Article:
Some nights, I succeed! I am Cool Chill Mom™ who is like, “No biggie, five-year-old, I’ll see ya when I see ya, but take this apple slice with you on your journey, broheim,” and, “Woops, two-year-old, I can’t hear you ever since you shattered my eardrum, lol!” I remember not to sweat the small stuff, that dinnertime with young children is exactly why you rarely see families out at restaurants past 5 p.m. (and when you do, the parents look like their faces have been replaced by their own mugshots), that in the grand scheme of things, we are establishing a tradition, and that’s nothing to sneeze at.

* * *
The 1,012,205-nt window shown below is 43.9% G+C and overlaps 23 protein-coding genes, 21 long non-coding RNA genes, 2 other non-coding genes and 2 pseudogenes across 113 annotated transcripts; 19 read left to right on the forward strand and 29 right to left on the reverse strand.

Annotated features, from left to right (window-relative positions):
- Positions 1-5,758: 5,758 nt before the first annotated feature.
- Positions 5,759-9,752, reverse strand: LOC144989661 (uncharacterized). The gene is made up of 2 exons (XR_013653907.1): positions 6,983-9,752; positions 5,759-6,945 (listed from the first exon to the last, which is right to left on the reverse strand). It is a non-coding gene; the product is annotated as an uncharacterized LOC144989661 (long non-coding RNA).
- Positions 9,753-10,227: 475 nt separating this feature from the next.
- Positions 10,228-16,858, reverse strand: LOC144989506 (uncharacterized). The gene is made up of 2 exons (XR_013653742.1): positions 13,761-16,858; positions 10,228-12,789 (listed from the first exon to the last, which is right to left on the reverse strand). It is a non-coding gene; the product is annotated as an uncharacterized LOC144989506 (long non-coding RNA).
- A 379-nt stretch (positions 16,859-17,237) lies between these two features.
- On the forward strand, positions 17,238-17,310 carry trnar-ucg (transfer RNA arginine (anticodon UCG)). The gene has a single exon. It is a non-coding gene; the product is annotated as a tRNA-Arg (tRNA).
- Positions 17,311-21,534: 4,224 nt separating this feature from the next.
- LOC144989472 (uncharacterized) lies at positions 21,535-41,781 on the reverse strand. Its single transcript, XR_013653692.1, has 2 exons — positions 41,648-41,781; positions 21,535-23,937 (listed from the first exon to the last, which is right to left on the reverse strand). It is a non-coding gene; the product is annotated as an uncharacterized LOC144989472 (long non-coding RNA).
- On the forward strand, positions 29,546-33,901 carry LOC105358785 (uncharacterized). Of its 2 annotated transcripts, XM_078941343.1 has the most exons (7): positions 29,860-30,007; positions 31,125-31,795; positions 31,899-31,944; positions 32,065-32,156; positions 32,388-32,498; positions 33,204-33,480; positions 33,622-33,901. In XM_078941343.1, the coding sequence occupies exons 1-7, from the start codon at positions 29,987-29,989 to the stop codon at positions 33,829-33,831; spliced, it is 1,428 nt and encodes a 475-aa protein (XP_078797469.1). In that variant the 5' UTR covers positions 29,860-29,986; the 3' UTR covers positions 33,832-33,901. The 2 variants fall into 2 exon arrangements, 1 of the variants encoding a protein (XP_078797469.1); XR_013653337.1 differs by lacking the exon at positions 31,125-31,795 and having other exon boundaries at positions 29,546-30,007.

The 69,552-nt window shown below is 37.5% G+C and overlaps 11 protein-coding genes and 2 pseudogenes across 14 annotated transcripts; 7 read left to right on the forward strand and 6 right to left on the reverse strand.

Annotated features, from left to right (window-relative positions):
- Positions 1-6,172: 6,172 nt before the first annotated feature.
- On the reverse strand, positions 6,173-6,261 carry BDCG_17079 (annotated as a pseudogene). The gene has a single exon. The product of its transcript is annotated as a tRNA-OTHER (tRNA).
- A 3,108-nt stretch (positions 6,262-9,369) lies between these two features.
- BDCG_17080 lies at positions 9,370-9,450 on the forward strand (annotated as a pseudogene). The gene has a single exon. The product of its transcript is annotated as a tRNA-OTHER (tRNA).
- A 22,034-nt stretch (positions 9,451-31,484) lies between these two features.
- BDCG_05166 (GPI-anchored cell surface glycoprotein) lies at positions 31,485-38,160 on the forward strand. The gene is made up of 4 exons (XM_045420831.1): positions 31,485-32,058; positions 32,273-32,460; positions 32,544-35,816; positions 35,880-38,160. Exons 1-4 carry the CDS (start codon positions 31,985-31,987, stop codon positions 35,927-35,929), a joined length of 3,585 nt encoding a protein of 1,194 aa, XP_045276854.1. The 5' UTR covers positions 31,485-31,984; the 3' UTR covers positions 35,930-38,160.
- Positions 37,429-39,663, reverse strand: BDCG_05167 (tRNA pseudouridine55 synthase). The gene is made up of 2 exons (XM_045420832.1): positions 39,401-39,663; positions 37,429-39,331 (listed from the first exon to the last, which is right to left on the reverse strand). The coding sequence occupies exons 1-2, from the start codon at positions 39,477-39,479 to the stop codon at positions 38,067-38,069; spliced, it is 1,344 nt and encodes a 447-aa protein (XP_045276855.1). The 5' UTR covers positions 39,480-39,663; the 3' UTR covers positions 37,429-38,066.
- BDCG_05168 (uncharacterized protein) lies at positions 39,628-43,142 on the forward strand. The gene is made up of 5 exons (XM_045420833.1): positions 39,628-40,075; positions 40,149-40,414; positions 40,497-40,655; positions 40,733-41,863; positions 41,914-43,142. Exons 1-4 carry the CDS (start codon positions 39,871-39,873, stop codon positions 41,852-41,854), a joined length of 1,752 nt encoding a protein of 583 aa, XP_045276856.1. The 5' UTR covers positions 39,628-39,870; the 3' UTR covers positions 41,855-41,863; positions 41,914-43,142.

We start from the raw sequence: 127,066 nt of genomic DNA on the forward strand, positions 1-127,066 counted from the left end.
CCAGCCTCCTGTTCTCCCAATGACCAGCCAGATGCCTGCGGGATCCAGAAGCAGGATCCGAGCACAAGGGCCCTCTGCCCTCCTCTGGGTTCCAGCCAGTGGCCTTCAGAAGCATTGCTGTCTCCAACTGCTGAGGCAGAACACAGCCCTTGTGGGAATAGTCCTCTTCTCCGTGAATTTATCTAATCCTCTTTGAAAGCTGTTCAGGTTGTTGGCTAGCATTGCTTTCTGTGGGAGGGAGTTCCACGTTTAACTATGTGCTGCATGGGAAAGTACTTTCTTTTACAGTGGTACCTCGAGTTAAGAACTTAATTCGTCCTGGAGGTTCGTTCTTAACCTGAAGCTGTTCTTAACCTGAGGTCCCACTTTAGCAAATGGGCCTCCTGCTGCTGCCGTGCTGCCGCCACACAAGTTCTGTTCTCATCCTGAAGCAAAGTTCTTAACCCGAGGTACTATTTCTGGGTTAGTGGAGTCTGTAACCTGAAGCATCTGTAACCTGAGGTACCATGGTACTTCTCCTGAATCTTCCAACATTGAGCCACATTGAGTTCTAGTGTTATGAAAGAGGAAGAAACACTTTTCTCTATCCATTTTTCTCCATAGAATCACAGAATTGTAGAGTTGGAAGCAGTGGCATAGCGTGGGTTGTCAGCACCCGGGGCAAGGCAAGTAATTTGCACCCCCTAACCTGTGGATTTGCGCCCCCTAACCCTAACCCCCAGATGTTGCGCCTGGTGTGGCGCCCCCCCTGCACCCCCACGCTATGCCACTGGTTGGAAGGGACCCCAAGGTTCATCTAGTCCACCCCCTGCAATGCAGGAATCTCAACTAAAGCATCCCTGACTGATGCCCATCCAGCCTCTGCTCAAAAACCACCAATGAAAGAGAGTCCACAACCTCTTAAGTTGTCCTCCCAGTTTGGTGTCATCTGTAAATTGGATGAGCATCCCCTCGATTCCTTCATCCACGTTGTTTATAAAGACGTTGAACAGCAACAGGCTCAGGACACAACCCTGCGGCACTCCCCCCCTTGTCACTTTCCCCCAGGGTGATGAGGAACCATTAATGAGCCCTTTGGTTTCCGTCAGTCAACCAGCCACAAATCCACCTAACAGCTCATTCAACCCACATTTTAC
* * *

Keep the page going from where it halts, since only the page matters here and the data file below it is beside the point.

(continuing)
Other nights, though. Listen. They are five and two years old, and I’m in my third trimester of pregnancy, and is it really my fault if I put my forehead directly into my bowl of chili and rage-nap while also somehow screaming about what a pointless folly life is? (All of that happens in my head. In reality, I say, “IF I HAVE TO COUNT TO THREE THERE WILL BE CONSEQUENCES.” And when my five-year-old is like, Oh word? What consequences? I say something like, “OH YOU’LL SEE AND YOU WILL NOT LIKE IT.” But I have rarely had to count to three, because at two he usually skedaddles back into formation, and I thank the goddess that counting to three is so ominous because I got nothin’ after three. Time-out? Call the orphanage? Threaten murder? Let me tell you something. You know what gets through to a preschooler? A passing siren and/or the promise of candy, end of list.) (Okay, and actually I have put my head down at the table and retreated deep inside myself, but it really freaks my husband out, because he then has to snap to and shovel food into our children’s tiny maws in the hopes that their eating will unbreak Mommy.)